I might have thought leading a bottom-up process would be a lightweight undertaking, but I remember finding it stressful. The more unpredictable the pieces, the more peculiar the task of keeping them together. It was stressful too. I remember helpful words from Atau Tanaka, one of my two mentors on the project: the work is the process so its success lies in remaining authentic to that process rather than its outcome.

The outcome turned out better than I could have imagined. Through serendipity, we were able to debut the finished work for one week in the downstairs lobby of the Barbican. The sound of the eight instruments ricocheted off the brutalist concrete pillars.

The Cave of Sounds exhibited at the Barbican in August 2013. Photo: Tim Murray-Browne

Kacper’s Lightefface is a lamp and an array of sensors each controlling a different harmonic of a fundamental. Panagiotis’s Sonicsphere is a hand-sized sphere that you shake and rotate to play and bend notes. Dom’s Campanology lets you move your arms to play percussive rhythms based on the algorithmic patterns of churchbell ringers. Tadeo’s Generative Net Sampler has invisible trigger zones that play sonifications of the internet’s background noise. Susanna’s Mini-Theremin modulates sampled audio as your hand gets closer. Wallace’s Joker is a conduction-based drum machine that relies on the player wearing a mask to function. Wind, my contribution, lets you play a flute by flapping your arms about.

The pièce de la résistance (in my opinion) is Daniel’s The Animal Kingdom, which uses custom computer vision code to analyse the shape of hand shadows people cast to play an array of animal and synth sounds.

When people play together, lines join them together in a central projection. If they continue for a little bit, the sounds evolve with the harmonies becoming more complex.

Visitors cast shadows with their hands on The Animal Kingdom, part of the Cave of Sounds, at the 90dB Festival of Sonic Arts, Rome, 2014. Photo: Tim Murray-Browne
Cave of Sounds exhibited at 90dB Festival of Sonic Arts, Rome 2014. Many people crowd around the circular array of instruments. Photo: Tim Murray-Browne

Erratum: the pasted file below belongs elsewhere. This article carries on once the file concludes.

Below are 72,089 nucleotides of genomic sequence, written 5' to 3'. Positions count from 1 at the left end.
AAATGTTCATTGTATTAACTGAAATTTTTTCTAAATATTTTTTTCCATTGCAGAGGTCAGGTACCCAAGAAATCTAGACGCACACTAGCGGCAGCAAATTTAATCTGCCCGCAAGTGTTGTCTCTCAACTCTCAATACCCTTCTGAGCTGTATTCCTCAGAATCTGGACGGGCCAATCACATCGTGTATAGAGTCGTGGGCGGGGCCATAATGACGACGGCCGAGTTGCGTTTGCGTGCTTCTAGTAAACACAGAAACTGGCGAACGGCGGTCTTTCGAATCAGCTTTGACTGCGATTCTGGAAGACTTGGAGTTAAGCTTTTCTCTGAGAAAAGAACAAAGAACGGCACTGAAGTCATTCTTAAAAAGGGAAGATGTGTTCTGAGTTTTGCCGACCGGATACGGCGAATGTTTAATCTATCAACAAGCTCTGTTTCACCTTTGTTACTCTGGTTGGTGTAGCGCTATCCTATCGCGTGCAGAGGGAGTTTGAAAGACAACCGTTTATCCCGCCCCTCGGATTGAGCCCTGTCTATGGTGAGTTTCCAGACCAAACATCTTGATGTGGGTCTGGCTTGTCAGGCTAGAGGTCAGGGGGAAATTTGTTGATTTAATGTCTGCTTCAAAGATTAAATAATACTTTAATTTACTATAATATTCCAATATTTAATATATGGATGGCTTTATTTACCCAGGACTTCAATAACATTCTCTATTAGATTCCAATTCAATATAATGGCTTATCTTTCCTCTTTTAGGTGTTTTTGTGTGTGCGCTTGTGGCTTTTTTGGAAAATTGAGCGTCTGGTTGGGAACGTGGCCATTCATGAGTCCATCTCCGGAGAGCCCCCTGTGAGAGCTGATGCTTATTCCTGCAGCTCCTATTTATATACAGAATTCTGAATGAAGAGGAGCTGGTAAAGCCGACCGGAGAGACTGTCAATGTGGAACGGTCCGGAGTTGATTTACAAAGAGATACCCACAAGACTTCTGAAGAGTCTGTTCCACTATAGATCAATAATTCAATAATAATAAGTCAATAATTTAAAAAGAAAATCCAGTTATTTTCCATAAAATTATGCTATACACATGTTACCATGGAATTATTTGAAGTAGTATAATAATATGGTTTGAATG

In its original form, Cave of Sounds required two of us to be continuously present to periodically fix, reset and recalibrate the instruments. But more challenging – from a touring perspective – was that each instrument ran on its creator’s laptop. Few in our world are able to give up their laptop for a week or two.

In 2017, I received funding from Arts Council England to build a team to re-engineer the work into a tourable format. Further support came down the line from British Council in Athens, the Museum of Discovery in Adelaide and now the Museum of Science and Technology in Milan.

A top down view of Cave of Sounds at Athens Science Festival in 2018 with many people surrounding each instruments

The most striking difference in this new version is the visual form: an octagonal centre with plinths and dancing LED lighting stretching out, designed by Sets Appeal. But internally, everything has been reengineered. Code rewritten, Max for Live patches converted into a standalone C++ programs, all audio rendered through a single MOTU soundcard, PCs scheduled to reboot each night and a single switch for gallery staff to turn it on and off.

The writer John Higgs observes our tendancy when reflecting on the past to project neat narratives that disregard the raw chaos of what actually happened. The story above is the me of today finding the simplest path through it all. In 2012 we were strangers. Today the eight of us are still friends. We’re spread across three or four countries now but still catch up on zoom. Collaborations still happen between us. And so perhaps it is natural that the bond of musical collaboration is the most salient strand of the story for me.

Milan, 31 October 2022

Tim Murray-Browne continues to create digital interactive art. You can follow his work at, or on Twitter, Instagram or Mastodon. Cave of Sounds is on show in Milan until September 2023. Check the Museo Nazionale della Scienza e della Tecnologia Leonardo da Vinci website for exact opening times.

Cave of Sounds exhibited at Milan Museum of Science and Technology, shown here with no participants. Photo: Elena Galimberti